Road to Zero Waste

Plastics! [1 CEU]

Wednesday, March 7, 2018
8:30 a.m. – 9:30 a.m.
Governor’s 14

Moderator: Swarupa Ganguli, Team Lead, Materials Conservation and Recovery Branch, U.S. Environmental Protection Agency

This session examines challenges and solutions for handling plastics in the waste stream.

Are You Thinking of Banning Polystyrene in Your Town? Let's Talk!

This presentation will discuss the onset, challenges and results of adopting a ban on the use of Polystyrene for take-out and to-go orders at all food establishments including restaurants, grocery stores, caterers, farmers markets, fast food establishments, mini-marts, etc. The ban also includes cutlery provided only upon request by the customer.

Following this presentation, participants will be able to:

  • Recognize challenges/obstacles to implementing a ban
  • Address community concerns about a ban
  • New and successful ways to market the ban


Kim Braun, Environmental Programs & Operations Manager, Culver City Public Works, California

Kim Braun

Kim Braun is responsible for the waste, recycling and organics collections program city wide, the 500-ton-per-day transfer station and stormwater projects and programs. Ms. Braun more recently served as the Resource Recovery & Recycling Manager for the City of Santa Monica and has served in that capacity since 2009. The City provides waste, recycling and organics waste collection services for approximately 93,000 residents and 3500 commercial accounts, bulky item collection, citywide street sweeping, pressure washing and household hazardous waste curbside collection services. Ms. Braun began her Santa Monica career as the materials recovery superintendent with the Solid Waste Management Division in 1997. Prior to relocating to Santa Monica, Ms. Braun worked for the Mercer County Improvement Authority (MCIA) in Trenton, New Jersey, as the director of operations. Ms. Braun was responsible for the daily operations of a 1200-ton-per-day transfer station and county-wide recycling programs for 100,000 single-family residences. Ms. Braun is an active member in both SWANA and SoCal SWANA serving as the Sustainable Materials Management Technical Division Past Director for SWANA, as well as a Public Board Member for SoCal SWANA. Ms. Braun received her Bachelor’s degree from Michigan State University and a Master’s degree from the School of Public Affairs at American University in Washington, D.C.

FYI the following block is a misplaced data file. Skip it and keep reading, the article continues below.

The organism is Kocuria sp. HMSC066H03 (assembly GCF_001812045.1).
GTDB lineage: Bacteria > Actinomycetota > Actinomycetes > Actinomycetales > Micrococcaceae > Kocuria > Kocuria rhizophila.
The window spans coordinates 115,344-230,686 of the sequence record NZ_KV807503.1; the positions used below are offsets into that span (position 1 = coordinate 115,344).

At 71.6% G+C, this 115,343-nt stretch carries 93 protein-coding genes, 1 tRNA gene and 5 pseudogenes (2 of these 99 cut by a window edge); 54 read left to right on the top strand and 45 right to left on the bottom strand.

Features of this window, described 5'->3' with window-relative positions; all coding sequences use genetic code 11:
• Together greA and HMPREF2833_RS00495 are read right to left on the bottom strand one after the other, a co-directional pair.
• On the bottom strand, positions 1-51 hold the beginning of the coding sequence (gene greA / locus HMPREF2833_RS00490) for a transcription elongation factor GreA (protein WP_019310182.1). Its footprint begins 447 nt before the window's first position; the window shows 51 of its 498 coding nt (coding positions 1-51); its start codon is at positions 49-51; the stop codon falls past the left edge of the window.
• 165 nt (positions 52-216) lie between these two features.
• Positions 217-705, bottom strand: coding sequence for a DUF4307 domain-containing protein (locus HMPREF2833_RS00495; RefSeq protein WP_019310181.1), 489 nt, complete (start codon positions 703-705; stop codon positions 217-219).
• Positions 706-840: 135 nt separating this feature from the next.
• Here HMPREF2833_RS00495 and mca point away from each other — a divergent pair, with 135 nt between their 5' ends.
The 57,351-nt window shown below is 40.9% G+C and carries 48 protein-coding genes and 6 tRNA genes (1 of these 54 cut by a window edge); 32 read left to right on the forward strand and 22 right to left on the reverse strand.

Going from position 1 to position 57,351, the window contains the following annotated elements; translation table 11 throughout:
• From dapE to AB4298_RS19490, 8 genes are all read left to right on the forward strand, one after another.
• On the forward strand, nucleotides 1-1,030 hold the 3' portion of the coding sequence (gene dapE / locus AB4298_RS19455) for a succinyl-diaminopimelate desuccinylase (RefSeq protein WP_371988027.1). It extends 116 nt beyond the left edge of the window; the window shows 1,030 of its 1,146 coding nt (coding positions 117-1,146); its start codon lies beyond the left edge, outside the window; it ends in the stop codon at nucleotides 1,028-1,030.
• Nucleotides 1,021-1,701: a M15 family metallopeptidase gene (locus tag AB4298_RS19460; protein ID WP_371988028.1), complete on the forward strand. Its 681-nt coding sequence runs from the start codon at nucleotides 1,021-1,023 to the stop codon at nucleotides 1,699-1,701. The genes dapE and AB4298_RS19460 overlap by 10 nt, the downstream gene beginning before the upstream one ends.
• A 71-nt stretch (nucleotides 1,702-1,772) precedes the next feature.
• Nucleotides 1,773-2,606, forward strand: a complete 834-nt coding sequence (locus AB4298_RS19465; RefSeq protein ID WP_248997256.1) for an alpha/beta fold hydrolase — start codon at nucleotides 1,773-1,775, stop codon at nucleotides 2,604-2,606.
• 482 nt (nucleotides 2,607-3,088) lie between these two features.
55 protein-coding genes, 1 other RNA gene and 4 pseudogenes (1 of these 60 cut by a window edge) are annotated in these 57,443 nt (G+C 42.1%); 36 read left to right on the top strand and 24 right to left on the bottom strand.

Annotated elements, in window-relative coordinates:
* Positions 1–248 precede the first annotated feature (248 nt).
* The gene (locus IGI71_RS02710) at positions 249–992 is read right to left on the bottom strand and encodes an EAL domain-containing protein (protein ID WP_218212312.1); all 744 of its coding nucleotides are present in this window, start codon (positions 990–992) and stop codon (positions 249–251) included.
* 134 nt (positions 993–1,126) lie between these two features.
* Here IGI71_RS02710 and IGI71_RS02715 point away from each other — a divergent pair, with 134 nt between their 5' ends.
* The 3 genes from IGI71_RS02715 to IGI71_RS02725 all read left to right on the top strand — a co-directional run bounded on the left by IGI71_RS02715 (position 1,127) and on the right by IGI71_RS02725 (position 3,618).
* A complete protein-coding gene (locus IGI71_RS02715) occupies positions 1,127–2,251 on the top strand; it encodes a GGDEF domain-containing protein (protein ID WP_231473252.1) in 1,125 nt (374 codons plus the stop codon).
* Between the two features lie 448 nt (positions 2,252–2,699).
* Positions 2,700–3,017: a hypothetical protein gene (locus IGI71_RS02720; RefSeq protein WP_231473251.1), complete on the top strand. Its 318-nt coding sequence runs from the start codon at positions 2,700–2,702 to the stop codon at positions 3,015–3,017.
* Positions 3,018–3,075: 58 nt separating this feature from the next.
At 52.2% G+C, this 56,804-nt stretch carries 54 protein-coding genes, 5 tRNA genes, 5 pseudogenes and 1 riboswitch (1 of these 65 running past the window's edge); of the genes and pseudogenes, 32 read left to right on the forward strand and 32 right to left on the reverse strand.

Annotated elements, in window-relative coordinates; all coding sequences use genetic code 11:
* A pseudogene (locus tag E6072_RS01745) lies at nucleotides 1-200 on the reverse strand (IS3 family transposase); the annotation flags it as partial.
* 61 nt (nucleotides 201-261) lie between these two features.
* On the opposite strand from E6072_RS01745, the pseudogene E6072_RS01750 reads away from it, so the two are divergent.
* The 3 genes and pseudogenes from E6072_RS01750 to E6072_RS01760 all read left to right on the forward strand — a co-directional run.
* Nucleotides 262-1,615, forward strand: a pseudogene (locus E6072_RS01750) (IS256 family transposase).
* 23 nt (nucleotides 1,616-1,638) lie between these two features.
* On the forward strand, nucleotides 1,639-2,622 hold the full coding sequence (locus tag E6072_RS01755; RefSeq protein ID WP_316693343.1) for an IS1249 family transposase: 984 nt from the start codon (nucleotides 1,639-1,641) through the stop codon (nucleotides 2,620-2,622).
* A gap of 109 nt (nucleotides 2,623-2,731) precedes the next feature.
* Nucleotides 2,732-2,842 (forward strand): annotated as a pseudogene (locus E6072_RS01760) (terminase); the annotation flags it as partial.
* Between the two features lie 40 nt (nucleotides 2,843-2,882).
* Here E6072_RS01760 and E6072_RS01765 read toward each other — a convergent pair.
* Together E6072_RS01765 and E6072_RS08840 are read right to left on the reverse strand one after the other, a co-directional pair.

Fueling Solutions to Plastic Waste

Only nine percent of plastic waste in the U.S. is currently recycled. This presents enormous opportunities for innovation. In this presentation, we will highlight a number of case studies we’ve rolled out for capturing plastic waste and giving it value:

  1. Collecting thin films
  2. Capturing ocean plastics
  3. Collecting MRF residuals
  4. Capturing plastics from the back-end of biomass processes

In each of these instances, we have been able to create new high value fuels from these waste streams.

Following this presentation, participants will be able to:

  • Deploy solutions for thin film plastics in their communities
  • Offer a solution for waste aggregators to find a higher value for their plastics
  • Present a solution for coastal communities and those near polluted waterways


Benjamin Coates, Chief Technology Officer, Renewlogy

Benjamin Coates

Benjamin Coates is Renewlogy’s chief technology officer and design visionary, responsible for designing and building Renewlogy’s first commercial-scale unit. Mr. Coates has more than a decade of experience spanning multiple engineering fields. He began his career as an electrical engineer at ST Microelectronics, designing microchips and digital circuits. His training as an electrical engineer has been a critical success factor in Renewlogy’s reactor design, allowing Renewlogy to develop its advanced automated control system. Mr. Coates next pursued his PhD coursework in chemical engineering. He spent time at Combustion Resources and Amaron Energy designing and building pilot plants for the recovery of fuels from biomass, coal and oil shale before he joined Bakaya to design a reactor for plastic waste to fuel. He graduated in electrical engineering from UC Berkeley in 1999 and completed his chemical engineering PhD coursework from the University of Utah, holding a perfect 4.0/4.0 GPA. He has been recognized as a Lightspeed Ventures Fellow, and a winner of the Utah Innovation Award for Clean Technology & Energy, where he now serves as a judge on the Board.